All HAC1-derived RNA oligonucleotides were purchased from Integrated DNA Technologies. The 5’ exon and 3’ exon RNA substrates were synthesized with 3’ and 5’ phosphate groups at their respective splice site ends. RNA ligation kinetics were measured using RNA oligonucleotides based on the exon sequences closest to the splice sites. We used a 10 nt long 5’ exon fragment with a terminal fluorescein (FAM) fluorophore (5’-FAM-CGUAAUCCAG-3’-PO4) and a 20 nt long 3’ exon fragment (5’-PO4-AAGCGCAGUCAGGUUUGAAU-3’). The 5’exon fragment was modified by RtcA and ctTrl1-CPD in the presence of ATP to yield 2’ phosphate/3’ hydroxyl ends. Both RNA substrates were PAGE-purified prior to the assay. 250 nM scTrl1-LIG (WT or H148Y) were incubated with 500 nM of 3’ exon oligonucleotide and 0.5 mM ATP in assay buffer (20 mM Tris/HCl pH 7.5, 150 mM NaCl, 10 mM MgCl2, 1 mM TCEP, 5% glycerol) for 10 min at 30°C. The ligation kinetics were initiated by addition of 50 nM FAM-labeled 5’ exon fragment. Aliquots were taken at the indicated timepoints and mixed with a 3-fold excess of Stop solution. The ligation reaction was analyzed by 15% TBE–urea gels (Thermo Fisher Scientific) and imaged for FAM fluorescence using a Typhoon 9400 Variable Mode Imager (GE Lifesciences). The relative intensity of the bands was determined by densitometry using ImageJ (Schindelin et al., 2012; Schneider et al., 2012). Kinetic data were fitted to a first-order model using Origin (Version 2019, OriginLab Corporation).
Affinity measurements were performed using RNA oligonucleotides based on the HAC1 exons’ most proximal 10 nucleotides to the splice site. The 5’ exon and 3’ exon RNA substrates were modified with Cy5 fluorophores at their distal termini (5’ exon RNA: 5’-Cy5-CGUAAUCCAG-3’-PO4; 3’ exon RNA: 5’-PO4-AAGCGCAGUC-Cy5). The 5’exon fragment was modified by RtcA and ctTrl1-CPD in the presence of ATP to yield 2’ phosphate/3’ hydroxyl ends. Both RNA substrates were PAGE-purified prior to the binding assay. Binding was measured by changes in fluorescence using a Monolith NT.115 (NanoTemper). The RNA substrate concentration was held constant at 10 nM and the concentration of scTrl1-LIG. RNA binding data were fitted to a Hill model using Origin (Version 2019, OriginLab Corporation).
Crystals of SeMet-ctTrl1-LIG were grown at 20°C by hanging drop vapor diffusion. Two volumes of SeMet-ctTrl1-LIG (12.5 mg/ml), 2 mM AMPcPP (Sigma, M6517) and 2 mM MgCl2 were mixed with one volume of reservoir solution containing 1.7 M ammonium sulfate, 200 mM NaCl, 100 mM HEPES (pH 7.3) and 5 mM DTT. Obtained crystals were harvested directly from the crystallization drops, cryoprotected by soaking in reservoir solution including 25% glycerol and frozen in liquid nitrogen. X-ray diffraction data were collected at the Advanced Photon Source beamline 23ID-D and processed using MOSFLM (Battye et al., 2011) and AIMLESS (Evans and Murshudov, 2013) as implemented in the CCP4 software suite (Winn et al., 2011).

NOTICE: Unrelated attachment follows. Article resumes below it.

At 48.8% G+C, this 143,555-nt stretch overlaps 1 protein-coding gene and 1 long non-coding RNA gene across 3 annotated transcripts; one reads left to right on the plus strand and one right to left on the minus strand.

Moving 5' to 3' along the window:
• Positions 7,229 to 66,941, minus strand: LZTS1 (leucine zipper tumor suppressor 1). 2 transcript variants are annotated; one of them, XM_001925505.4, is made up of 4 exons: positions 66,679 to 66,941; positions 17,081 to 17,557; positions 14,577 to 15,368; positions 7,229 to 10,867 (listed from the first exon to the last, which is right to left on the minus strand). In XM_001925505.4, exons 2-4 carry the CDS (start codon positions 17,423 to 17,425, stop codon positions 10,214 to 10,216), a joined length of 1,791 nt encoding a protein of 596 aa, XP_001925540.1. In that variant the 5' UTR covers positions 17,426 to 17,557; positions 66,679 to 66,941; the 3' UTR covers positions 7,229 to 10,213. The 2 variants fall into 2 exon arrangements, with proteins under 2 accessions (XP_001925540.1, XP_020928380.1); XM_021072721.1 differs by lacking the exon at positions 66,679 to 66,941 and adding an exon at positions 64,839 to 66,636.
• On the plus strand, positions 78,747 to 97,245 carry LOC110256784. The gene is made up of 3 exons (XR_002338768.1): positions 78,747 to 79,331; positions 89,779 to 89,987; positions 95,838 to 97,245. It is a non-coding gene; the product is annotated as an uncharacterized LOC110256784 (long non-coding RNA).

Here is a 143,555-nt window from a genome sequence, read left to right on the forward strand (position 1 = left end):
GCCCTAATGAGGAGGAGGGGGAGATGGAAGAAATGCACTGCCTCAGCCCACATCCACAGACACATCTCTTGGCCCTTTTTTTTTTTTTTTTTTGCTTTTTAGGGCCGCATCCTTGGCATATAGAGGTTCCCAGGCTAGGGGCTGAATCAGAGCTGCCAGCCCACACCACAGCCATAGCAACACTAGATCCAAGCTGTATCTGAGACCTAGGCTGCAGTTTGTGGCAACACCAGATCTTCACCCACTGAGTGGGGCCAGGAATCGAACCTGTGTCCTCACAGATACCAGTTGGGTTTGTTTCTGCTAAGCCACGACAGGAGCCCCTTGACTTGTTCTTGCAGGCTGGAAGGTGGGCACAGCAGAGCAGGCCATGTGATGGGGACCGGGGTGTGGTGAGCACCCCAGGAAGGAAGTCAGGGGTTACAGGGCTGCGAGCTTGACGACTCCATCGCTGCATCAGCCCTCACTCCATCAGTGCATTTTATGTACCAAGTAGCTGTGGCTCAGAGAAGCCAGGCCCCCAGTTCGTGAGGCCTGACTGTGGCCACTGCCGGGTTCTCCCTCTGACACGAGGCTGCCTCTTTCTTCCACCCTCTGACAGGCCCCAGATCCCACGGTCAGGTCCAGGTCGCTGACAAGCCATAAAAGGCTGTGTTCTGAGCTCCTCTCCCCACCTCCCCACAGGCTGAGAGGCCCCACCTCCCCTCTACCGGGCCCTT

Phasing and initial model building were carried out using CRANK2 for automated structure solution (Skubák and Pannu, 2013). The phases were obtained using single-wavelength anomalous dispersion (SAD) data from a single crystal with SHELX (Sheldrick, 2010). The initial model was built using BUCCANEER (Cowtan, 2006) and used to solve the structure from a second high-resolution dataset. Interactive model building was performed using COOT (Emsley et al., 2010) and the structure was refined with REFMAC5 (Murshudov et al., 2011) including TLS refinement. The model optimization and quality assessment was carried out with PDB-REDO (Joosten et al., 2014) and MOLPROBITY (Davis et al., 2004). All structure figures were generated using PyMOL (The PyMOL Molecular Graphics System, Version 2.0 Schrödinger, LLC) and electrostatic surface potential calculations were performed using PDB2PQR (Dolinsky et al., 2004) and APBS (Baker et al., 2001). Ligand interactions were analyzed using the protein-ligand interaction profiler (PLIP) web service (Salentin et al., 2015). A composite omit map was generated in Phenix (Adams et al., 2010) to exclude model bias and to verify ligand density.
All yeast strains in this study were based on S. cerevisiae W303 that was made TRP1 and ADE2 by repairing the endogenous auxotrophy. All strains are listed in Supplementary file 2. Deletion of non-essential genes was performed in haploid cells, deletion of TRL1 was performed in diploid cells. Each deletion mutant was generated using a PCR-based homologous recombination method as described previously (Janke et al., 2004). Yeast transformations were performed by the standard LiOAc/single stranded carrier DNA/PEG method, cells were recovered on YPD medium and grown on the appropriate selection medium. Functional complementation of trl1Δ and trl1-H148Y strains was performed by transforming the strain of interest with different Trl1 constructs cloned into the p416ADH (ATCC 87376; pPW3211) yeast expression vector (pPW3212-3215; see Supplementary file 1 for a complete list of plasmids).